More | Better. An alternative approach to housing.

more-better-coverDelighted to have participated in the excellent More | Better – an evaluation of the potential of alternative approaches to inform housing delivery in Wales report by Ed Green and others at Cardiff University.

The compelling More | Better report, consisting of a spectrum of case studies and commentaries from expert contributors, concludes that there is no single housing ‘silver bullet’, but that there is potential for more, better housing through a combination of innovative delivery pathways and construction techniques. And the innovative delivery pathways considered include Passivhaus, the Fabric Energy Efficiency Standard, and the Living Building Challenge.

“Affordable housing is uniquely placed to benefit from the philosophy and application of the Living Building Challenge and aligns well with and will assist with adherence to the Welsh Well-being of Future Generations Act (2015)”

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In the absence of a Welsh, national mandate for zero carbon, more onerous standards including CfSH Level 6, Passivhaus and the Living Building Challenge all provide optional pathways to 43 higher standards of environmental performance. 

 

The report concludes:

Wales should lead the way by placing affordable housing and affordable warmth at the centre of national policy, with homes and places that meet our needs, now and in the future. We must stop thinking purely in terms of capital costs. Construction that drains resources should be replaced with buildings that generate resources – that are energy positive and carbon negative. This fundamental perspective shift is in line with the Wales Future Generations Act 2015.

  • By employing alternative approaches, we could be constructing new homes and neighbourhoods in a more contextually appropriate way, with greater long term value.
  • Alternative approaches have the potential to deliver affordable homes in parallel with more established methods, so long as knowledge is shared with commissioners and constructors.
  • Different delivery pathways and construction techniques could lead to more diverse housing that is better quality, more fit-for-purpose, more affordable and more sustainable.
  • Further benefits could include the growth of employment in Wales, a national supply chain, greater long term resilience, and renewable energy infrastructure as a source of income.
  • The creation and maintenance of sustainable communities could provide a new focus for post-industrial Wales, facilitating joined-up development that works at a local level.

The More | Better report should become a touch-stone housing reference for change. And as such should be on must-read lists, not only for those in the Welsh housing sector, but for anyone interested and engaged in the future of built environment sustainability standards and alternative ‘innovative pathways’

Download the More | Better full document and executive summary here

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FMB Building a Greener Britain

In a week when Ken Livingston and joined forces with Sian Berry (Green Party) against Boris Johnson, in their pursuit for the next London Mayor, warning of his negative and regressive green views and plans, the FMB (Federation of Master Builders) released a press statement calling Boris Johnson’s vision for London housing – “fresh thinking’.

Details of the FMB campaign can be found at Building a Greener Britain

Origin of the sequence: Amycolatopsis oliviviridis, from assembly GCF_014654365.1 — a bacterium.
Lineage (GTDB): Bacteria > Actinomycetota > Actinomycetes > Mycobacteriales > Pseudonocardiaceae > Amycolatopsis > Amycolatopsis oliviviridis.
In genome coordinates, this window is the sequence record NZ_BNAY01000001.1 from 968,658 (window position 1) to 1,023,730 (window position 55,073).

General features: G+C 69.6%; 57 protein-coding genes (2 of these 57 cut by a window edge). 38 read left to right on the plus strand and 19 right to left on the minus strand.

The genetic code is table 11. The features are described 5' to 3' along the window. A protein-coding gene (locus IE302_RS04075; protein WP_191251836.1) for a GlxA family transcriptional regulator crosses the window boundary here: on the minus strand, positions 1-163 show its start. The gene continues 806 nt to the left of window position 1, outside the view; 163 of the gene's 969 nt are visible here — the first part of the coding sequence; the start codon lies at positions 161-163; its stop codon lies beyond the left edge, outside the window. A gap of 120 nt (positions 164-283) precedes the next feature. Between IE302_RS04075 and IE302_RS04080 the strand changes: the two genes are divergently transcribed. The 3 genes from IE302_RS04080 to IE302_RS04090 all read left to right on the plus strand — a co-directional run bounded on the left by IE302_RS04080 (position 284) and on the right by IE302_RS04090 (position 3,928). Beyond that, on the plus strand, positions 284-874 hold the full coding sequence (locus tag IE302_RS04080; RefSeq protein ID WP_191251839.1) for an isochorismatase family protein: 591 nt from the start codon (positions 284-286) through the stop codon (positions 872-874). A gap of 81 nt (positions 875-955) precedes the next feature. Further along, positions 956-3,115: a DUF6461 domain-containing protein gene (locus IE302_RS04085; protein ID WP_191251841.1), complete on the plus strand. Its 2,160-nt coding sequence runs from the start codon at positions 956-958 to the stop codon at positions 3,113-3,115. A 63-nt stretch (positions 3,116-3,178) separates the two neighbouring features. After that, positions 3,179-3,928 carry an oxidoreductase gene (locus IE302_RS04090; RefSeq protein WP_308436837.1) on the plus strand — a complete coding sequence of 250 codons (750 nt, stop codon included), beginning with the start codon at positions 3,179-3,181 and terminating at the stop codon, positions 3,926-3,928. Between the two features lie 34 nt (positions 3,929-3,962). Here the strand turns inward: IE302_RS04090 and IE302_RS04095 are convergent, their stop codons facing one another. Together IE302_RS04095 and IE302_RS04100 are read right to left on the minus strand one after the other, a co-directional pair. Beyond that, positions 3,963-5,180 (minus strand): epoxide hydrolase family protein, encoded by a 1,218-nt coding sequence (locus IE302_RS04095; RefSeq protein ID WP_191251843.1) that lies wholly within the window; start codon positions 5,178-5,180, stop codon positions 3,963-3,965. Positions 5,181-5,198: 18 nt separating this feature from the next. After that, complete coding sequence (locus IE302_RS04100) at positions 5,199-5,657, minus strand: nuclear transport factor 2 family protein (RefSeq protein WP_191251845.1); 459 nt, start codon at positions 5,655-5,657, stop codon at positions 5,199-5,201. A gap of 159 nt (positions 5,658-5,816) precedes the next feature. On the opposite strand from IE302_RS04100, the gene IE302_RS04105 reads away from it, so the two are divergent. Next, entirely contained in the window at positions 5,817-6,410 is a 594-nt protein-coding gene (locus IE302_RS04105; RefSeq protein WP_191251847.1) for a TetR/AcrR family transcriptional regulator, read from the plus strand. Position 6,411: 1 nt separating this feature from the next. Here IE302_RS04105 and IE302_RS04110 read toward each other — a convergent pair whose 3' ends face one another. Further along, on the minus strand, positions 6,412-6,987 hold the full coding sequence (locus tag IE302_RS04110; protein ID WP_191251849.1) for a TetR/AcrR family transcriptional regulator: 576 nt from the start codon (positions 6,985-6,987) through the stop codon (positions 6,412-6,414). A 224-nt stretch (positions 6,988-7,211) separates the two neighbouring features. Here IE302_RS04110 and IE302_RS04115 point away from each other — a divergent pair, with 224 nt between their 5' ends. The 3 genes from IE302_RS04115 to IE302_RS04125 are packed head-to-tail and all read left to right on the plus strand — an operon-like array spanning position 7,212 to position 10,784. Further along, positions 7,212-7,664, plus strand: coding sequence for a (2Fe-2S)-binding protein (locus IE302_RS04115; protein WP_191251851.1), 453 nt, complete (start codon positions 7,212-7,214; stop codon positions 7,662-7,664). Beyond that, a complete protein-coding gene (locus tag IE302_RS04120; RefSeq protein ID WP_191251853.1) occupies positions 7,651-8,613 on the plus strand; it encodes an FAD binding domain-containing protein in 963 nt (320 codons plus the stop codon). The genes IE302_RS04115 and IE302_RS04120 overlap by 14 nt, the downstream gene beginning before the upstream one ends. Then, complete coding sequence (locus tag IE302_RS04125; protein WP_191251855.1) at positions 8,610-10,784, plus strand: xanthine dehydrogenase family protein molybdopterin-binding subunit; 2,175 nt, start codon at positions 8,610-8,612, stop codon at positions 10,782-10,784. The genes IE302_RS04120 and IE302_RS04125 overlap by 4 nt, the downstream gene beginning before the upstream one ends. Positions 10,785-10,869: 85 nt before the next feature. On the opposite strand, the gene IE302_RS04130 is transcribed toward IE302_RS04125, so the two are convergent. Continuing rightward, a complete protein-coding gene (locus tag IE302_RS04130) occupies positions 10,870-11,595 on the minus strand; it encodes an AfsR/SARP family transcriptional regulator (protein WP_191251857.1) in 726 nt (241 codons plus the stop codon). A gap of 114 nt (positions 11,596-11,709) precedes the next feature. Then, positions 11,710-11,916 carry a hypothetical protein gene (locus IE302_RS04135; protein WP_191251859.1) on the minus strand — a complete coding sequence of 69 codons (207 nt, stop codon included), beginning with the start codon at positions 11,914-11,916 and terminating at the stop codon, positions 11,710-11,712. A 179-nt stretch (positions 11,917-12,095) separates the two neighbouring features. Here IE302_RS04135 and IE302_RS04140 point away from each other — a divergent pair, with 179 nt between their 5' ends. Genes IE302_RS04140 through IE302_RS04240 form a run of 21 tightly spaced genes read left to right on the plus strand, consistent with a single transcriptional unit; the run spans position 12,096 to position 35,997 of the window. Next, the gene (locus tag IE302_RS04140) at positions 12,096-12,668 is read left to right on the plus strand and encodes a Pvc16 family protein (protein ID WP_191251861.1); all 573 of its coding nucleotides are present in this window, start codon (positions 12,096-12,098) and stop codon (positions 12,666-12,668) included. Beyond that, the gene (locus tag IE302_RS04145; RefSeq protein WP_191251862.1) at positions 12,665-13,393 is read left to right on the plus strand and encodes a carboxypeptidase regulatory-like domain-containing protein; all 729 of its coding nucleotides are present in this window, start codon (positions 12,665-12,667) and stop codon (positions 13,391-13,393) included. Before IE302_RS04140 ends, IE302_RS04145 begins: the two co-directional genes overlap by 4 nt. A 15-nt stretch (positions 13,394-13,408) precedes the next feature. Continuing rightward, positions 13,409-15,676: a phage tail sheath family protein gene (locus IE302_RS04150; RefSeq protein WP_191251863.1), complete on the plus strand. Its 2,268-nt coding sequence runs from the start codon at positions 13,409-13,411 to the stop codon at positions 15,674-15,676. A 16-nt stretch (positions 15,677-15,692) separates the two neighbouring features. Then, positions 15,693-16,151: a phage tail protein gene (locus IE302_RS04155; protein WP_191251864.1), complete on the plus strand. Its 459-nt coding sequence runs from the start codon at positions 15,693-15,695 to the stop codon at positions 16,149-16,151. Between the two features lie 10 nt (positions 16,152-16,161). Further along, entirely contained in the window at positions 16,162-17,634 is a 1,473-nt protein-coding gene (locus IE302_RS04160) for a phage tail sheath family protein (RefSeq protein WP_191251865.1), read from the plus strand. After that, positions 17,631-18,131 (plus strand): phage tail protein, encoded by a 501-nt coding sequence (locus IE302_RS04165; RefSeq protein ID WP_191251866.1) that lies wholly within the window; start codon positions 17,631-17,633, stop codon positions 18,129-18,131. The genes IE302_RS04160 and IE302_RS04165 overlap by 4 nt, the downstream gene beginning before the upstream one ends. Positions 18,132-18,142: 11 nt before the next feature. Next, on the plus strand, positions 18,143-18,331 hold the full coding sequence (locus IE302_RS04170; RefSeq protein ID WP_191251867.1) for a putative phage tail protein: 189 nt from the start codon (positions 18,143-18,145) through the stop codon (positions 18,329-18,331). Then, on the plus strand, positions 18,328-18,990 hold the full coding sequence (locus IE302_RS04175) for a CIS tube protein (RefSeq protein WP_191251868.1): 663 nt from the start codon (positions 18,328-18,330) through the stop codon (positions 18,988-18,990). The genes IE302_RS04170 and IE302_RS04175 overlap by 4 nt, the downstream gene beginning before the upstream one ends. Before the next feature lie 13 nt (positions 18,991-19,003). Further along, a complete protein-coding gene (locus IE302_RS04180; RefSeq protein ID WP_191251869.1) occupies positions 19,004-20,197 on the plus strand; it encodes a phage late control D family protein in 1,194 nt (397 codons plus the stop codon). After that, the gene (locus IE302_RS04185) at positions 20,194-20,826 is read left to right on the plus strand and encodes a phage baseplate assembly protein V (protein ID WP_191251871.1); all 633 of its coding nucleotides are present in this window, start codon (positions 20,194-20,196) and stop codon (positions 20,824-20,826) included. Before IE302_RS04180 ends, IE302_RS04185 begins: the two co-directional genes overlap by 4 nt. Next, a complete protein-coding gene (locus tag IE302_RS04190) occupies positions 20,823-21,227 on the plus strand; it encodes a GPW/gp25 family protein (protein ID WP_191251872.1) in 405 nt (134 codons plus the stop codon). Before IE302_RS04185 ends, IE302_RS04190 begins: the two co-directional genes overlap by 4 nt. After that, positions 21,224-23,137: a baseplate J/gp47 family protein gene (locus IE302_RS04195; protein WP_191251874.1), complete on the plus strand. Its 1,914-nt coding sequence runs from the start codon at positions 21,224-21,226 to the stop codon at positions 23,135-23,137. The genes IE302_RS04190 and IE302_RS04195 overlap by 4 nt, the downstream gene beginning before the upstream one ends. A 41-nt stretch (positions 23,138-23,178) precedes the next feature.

Jayne Curtis at the FMB has provided the following  commentary:

 As you will see from the press release the FMB says: “Boris Johnson, the Conservative Party mayoral candidate for London, hits the nail on the head when he says that fresh thinking is needed to get more homes built, and that the quality of what we build is as important as the quantity, says the Federation of Master Builders (FMB) commenting on
his housing manifesto, ‘Building a Better London’.”

The press release goes on to say: “The question still remains about what to do with London’s existing housing stock? Boris Johnson needs to consider how to make London’s existing housing stock greener and more energy efficient.”

The FMB would also like to point out that it does not favour any mayoral candidate and is keen to work with whoever is elected. The FMB works with all political parties; as you will see from the Building a Greener Britain campaign, which is endorsed by David Cameron, Leader of the Conservative Party, and Nick Clegg, Leader of the Liberal Democrat Party.

The Building a Greener Britain campaign is focusing on refurbishment and how to reduce carbon emissions in the built environment. The FMB has commissioned research which is being conducted by the Low Carbon Futures team at the Oxford University Environmental Change Institute and is being lead by Gavin Killip, one of the authors of the 40% House report, and Dr Nick Eyre, former Director of Strategy at the Energy Saving Trust.

The vast majority of buildings that are with us now will be around in 2050, the date when the Government hopes to have lowered carbon emissions by 80%, with buildings contributing 47% of the UK’s total carbon emissions it is therefore vital that something is done to look at how we can reduce carbon emissions from the existing building stock.

With three quarters of FMB members carrying out RMI work on existing buildings, the FMB has a key role to play in helping the Government achieve its target to cut carbon emissions by 80% by 2050. The ground breaking research will present a series of practical policy recommendations aimed at government which will help encourage
householders to make their homes greener. In order to help the government the FMB strongly believes that builders should play a full and constructive role in building the new greener Britain.